UCF Stepping up to Be Farming’s Knight in Shining Armor

Swadesh Santra of UCF
University of Central Florida’s Dr. Swadesh Santra is charging his students and fellow researchers to fight the good fight for farmers.
Photo by Frank Giles

While the University of Central Florida (UCF) is a world class institution with one of the largest enrollments in the country, it is not a school that jumps to mind when considering agricultural research. But, this could be changing as a new center of excellence was established there with a focus on sustainable agriculture. In addition, a number of other ag projects engaging the latest in technology are being researched at the university.

The Materials Innovation for Sustainable Agriculture (MISA) Center of Excellence was launched at the beginning of the year. The Center was initiated as part of a $1.9 million research grant from the USDA awarded to Dr. Swadeshmukul (Swadesh) Santra, an Associate Professor in UCF’s NanoScience Technology Center and Department of Chemistry.

Precision Ag Vision Conference ad“MISA is a training platform for our young faculty and younger generation,” Santra says. “We have many undergraduates who never thought about selecting agricultural research as their profession, so MISA will motivate them to follow this career path.”

MISA has set lofty goals, seeking to become a global platform for scientists, growers, regulatory agencies, and the industry to exchange ideas and skills. The Center plans to coordinate research efforts, improve academic and public education on agricultural diseases, and develop practical and economically feasible treatment methods.

To say MISA came to be by happenstance is not too much of an overstatement. Santra moved to UCF from the University of Florida in 2005. His work focused mostly on human health and biomedical research in the beginning.

Not long after Santra had received tenure at UCF, he was approached by undergraduate student Tamre Parsons about citrus canker. Having grown up in Central Florida, she expressed interest in conducting a research project that might help growers dealing with the bacterial disease because she knew friends and neighbors impacted by canker.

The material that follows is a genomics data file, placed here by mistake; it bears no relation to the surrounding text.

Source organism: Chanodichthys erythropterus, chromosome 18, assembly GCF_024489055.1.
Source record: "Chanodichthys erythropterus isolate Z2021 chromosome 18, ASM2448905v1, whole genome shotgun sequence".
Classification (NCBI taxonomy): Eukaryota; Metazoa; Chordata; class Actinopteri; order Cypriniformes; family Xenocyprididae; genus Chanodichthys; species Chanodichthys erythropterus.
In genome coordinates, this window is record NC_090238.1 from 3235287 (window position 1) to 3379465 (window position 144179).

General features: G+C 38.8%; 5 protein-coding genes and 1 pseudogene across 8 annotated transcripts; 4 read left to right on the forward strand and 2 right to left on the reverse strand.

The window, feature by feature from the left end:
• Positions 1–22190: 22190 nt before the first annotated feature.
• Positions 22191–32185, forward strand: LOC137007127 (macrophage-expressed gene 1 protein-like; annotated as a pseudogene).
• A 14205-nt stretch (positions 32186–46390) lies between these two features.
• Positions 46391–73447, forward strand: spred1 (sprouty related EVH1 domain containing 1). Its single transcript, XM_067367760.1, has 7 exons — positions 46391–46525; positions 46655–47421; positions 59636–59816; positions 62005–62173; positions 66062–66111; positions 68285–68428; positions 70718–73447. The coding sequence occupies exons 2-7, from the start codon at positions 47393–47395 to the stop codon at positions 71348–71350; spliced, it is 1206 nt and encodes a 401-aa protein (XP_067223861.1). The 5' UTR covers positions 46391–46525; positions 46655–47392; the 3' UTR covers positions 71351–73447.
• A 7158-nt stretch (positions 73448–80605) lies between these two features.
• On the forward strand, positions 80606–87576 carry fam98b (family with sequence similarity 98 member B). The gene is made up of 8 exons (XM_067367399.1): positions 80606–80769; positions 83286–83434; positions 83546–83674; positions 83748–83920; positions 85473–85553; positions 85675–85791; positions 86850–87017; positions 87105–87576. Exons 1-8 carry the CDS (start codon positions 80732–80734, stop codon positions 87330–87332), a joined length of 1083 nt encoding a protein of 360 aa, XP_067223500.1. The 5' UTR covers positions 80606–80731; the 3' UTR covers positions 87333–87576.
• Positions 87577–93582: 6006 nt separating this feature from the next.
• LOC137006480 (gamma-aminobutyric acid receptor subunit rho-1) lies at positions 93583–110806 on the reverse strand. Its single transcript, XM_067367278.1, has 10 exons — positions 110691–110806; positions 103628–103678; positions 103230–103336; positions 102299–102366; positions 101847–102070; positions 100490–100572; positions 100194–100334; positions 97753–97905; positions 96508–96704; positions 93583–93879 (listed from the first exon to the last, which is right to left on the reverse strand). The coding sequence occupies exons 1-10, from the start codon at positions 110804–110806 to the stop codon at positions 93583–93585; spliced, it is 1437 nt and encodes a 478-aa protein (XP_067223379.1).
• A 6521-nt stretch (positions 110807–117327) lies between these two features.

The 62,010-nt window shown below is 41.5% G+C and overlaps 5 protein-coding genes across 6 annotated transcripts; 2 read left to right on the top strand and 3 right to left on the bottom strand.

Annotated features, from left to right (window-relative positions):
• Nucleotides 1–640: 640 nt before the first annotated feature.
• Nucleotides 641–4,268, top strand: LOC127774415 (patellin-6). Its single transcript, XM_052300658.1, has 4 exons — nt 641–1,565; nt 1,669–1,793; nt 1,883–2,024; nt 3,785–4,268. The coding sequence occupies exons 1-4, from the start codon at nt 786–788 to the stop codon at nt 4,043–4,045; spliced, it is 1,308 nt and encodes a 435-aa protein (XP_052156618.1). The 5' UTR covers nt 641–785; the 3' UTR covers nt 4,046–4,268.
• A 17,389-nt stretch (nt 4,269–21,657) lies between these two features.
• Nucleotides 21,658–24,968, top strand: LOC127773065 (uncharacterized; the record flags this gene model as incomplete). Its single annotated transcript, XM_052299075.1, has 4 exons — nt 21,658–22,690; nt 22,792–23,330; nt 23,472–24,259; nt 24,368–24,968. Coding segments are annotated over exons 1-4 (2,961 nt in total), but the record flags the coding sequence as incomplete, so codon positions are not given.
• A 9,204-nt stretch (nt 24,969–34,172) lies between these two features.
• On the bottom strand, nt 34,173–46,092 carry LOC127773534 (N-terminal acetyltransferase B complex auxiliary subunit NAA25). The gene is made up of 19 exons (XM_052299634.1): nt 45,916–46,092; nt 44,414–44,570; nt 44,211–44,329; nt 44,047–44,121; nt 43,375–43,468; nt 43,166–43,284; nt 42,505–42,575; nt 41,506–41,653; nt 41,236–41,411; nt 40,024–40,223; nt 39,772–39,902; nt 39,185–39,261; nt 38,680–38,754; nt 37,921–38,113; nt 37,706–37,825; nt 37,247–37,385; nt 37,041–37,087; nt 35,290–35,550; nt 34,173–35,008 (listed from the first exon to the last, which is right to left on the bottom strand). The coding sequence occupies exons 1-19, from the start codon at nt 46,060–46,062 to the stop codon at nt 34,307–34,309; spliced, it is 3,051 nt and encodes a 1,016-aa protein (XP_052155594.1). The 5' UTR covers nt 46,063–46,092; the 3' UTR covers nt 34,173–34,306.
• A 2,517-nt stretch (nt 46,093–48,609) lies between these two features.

“When she asked me if I knew anything about citrus canker, I said: ‘No, what is it?’” Santra says. “So, I told her let’s do a Google search on citrus canker. We quickly saw all the results and it was clear this was a real problem for growers.”

That Google query was the beginning of what would eventually evolve into the MISA Center. The search also netted a lot of results from the UF/IFAS Citrus Research and Education Center in Lake Alfred. Santra noted a good deal of research authored by Dr. Jim Graham, a Professor of soil microbiology (retired).

UF/IFAS' Jim Graham next to a Zinkicide-treated grapefruit tree
Dr. Jim Graham, UF/IFAS, stands in fruit of a grapefruit tree treated with Zinkicide.
Photo courtesy of UF/IFAS

“Tamre emailed Dr. Graham that we would be interested in learning more about the canker problem,” Santra says. “He sent back a lengthy reply about the problem and current standards in the industry. And, he felt that our email was important because nanotechnology could lead to some new opportunities to managing the disease.”

Santra assigned Parsons a small project working on nanoparticles and silica. “We know silica is a good material to chelate copper, and since copper was already on the market, we decided to see if there were ways to improve the efficacy of the compound. This is how the whole program started.”

Santra has since worked closely with UF/IFAS to test new materials in greenhouses and in field trials. Grove trials since 2009 have shown good results with the copper-based material developed by Santra and his team.

One of the principles that has guided Santra’s agricultural research came from Dr. Tom Turpen, who is a project manager for the Citrus Research and Development Foundation (CRDF). CRDF has funded some of the agricultural work being conducted by Santra and his team.

“Dr. Turpen said to me whatever you make, it should be dirt cheap and something you could make in your Grandma’s kitchen,” Santra says. “In other words, if the technology is expensive and outside of the growers’ budget and it is very complex to manufacture, then forget about it. CRDF has to be wise with the growers’ box tax money, so I always keep this in mind for myself and when I am teaching our students.”

This focus on applied research is bearing fruit. Recently, Gowan Co. signed a license agreement with UCF for exclusive rights to manufacture and distribute Santra’s product, which couples copper with cutting-edge nanoscience. The product contains high surface copper particles to improve copper bio-availability. This allows for lower use rates while maintaining efficacy.
Gowan intends to bring the product to market for use on a wide range of fruits and vegetables, including citrus, potatoes, tomatoes, watermelons, berries, and more. The agreement represents the first time a UCF discovery has been licensed for the agricultural industry.

“In my opinion, this is groundbreaking,” says Andrea Adkins, Assistant Director of UCF’s Office of Research and Commercialization. “It is a forerunner of everything coming from UCF in agriculture.”

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